Other travel aspects include: trains, the Tube (or other underground transportation), buses, and crowded streets and sights. Navigating all of this can be unusual for Americans who are accustomed to driving everywhere. The currency, the signage, the crowds. It can be overwhelming, exhausting, and time-consuming. And don’t get me started on renting a car! Many of the streets in Europe are based on medieval roads: tiny, narrow, and impractical to navigate. If you are traveling with a larger group with a fair amount of luggage, you may find it VERY challenging to get around certain towns. Driving in the heart of Avignon, for instance, with anything larger than a mini-Cooper is ill-advised! During extensive research about driving a car in Provence, NO ONE clearly communicated just how difficult it is to drive on the tiny streets in towns like Avignon or Uzes. Parking was a challenge, at best, and often a frustrating nightmare. High season in Provence is truly crazy with so many people and cars with little parking and space. I would forego a rental car altogether in larger European cities.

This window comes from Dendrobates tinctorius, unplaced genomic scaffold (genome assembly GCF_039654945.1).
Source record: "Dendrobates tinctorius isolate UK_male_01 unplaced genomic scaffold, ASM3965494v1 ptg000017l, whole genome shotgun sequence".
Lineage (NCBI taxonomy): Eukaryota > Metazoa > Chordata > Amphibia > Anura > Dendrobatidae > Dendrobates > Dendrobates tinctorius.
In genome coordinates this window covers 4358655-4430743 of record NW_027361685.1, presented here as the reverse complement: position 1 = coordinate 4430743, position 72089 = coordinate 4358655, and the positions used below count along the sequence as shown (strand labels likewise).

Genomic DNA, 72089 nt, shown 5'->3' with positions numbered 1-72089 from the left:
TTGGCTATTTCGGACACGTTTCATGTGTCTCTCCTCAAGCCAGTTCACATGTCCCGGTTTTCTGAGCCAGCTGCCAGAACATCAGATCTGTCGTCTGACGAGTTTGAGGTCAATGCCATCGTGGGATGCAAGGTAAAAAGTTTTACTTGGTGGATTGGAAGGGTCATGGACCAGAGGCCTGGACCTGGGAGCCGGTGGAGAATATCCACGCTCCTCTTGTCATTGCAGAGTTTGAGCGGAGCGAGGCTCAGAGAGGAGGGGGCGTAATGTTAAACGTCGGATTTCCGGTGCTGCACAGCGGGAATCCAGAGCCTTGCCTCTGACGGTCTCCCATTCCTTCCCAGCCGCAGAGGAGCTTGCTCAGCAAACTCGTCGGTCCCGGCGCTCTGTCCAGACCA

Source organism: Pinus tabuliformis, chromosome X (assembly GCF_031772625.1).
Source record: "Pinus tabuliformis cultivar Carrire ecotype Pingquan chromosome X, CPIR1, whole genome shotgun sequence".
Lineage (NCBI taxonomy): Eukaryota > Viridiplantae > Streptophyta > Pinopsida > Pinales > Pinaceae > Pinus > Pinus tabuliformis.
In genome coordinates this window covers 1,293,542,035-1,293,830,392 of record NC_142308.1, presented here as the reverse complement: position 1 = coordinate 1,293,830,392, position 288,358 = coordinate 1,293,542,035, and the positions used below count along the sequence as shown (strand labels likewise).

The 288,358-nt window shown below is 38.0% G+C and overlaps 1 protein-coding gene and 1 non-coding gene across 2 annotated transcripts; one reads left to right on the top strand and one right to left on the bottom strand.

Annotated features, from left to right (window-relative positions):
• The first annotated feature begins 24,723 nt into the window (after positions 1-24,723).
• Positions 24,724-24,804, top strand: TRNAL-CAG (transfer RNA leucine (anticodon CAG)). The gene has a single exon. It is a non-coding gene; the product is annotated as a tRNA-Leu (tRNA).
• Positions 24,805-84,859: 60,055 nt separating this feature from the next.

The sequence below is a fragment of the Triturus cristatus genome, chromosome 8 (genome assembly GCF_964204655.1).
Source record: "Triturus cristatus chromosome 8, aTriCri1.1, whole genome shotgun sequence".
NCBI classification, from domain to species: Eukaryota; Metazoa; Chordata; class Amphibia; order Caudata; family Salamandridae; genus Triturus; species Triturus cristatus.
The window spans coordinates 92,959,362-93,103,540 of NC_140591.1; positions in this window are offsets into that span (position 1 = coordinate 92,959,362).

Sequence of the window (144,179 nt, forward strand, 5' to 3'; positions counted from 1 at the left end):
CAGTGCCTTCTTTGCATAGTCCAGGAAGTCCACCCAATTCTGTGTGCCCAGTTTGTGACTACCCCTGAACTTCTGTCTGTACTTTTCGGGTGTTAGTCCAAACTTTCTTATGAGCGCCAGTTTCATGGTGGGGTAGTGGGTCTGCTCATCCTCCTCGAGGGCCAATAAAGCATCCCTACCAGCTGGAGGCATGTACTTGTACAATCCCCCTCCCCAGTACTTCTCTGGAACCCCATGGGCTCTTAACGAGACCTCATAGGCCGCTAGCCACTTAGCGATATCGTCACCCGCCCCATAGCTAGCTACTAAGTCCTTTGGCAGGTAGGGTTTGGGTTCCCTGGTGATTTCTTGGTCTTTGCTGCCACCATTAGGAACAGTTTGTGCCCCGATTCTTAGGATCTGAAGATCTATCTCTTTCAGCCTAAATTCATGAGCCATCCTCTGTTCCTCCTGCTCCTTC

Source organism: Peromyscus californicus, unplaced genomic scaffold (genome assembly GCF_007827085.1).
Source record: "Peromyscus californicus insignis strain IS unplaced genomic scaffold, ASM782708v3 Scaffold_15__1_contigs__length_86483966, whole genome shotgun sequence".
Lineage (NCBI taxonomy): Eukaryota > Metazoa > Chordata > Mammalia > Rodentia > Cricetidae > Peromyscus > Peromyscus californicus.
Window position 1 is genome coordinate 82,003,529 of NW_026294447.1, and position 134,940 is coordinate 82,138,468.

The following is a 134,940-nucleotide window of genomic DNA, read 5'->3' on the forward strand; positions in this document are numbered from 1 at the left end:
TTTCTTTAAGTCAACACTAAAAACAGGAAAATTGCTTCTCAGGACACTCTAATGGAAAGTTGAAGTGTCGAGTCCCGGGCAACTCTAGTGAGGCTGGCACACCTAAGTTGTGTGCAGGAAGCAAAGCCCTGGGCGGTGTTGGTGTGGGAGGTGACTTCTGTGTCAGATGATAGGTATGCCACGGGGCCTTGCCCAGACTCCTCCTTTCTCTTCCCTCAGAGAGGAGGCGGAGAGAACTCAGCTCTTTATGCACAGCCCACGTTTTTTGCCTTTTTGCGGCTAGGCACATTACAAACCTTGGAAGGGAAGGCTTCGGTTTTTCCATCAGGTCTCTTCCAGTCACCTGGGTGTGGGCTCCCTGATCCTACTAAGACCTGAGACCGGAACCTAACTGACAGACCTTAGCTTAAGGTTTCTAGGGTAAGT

Aside from airfare to Europe, accommodation is usually one of the other biggest expenses. I will admit that I prefer to be very centrally-located when visiting major cities. I am strictly a central/Westend London girl! Having said that, securing a reputable B&B or flat with kitchen facilities can make lots of sense for those traveling with special food issues, young children, larger groups, or on a very tight budget. I will make some specific recommendations of hotels I like in future posts, but for today’s story I simply wanted to share that, yes, your accommodations are an important factor in your budget and overall enjoyment of your trip. How important is it to you to have a large space? Do you want to be centrally-located? Do you have dietary/kitchen needs? Is your budget really tight? How easily do you sleep in strange places? How big is your group? Finding hotel rooms in Europe for parties of 3 or 4 is VERY challenging (unlike the US). It was difficult for me to find rooms for my mom, son, and myself, but if we had been a party of four, it would have been almost impossible. Most European hotels only allow 2 people per room. This is not something that is commonly acknowledged, so it was very important to me to communicate that today. This is true throughout Europe!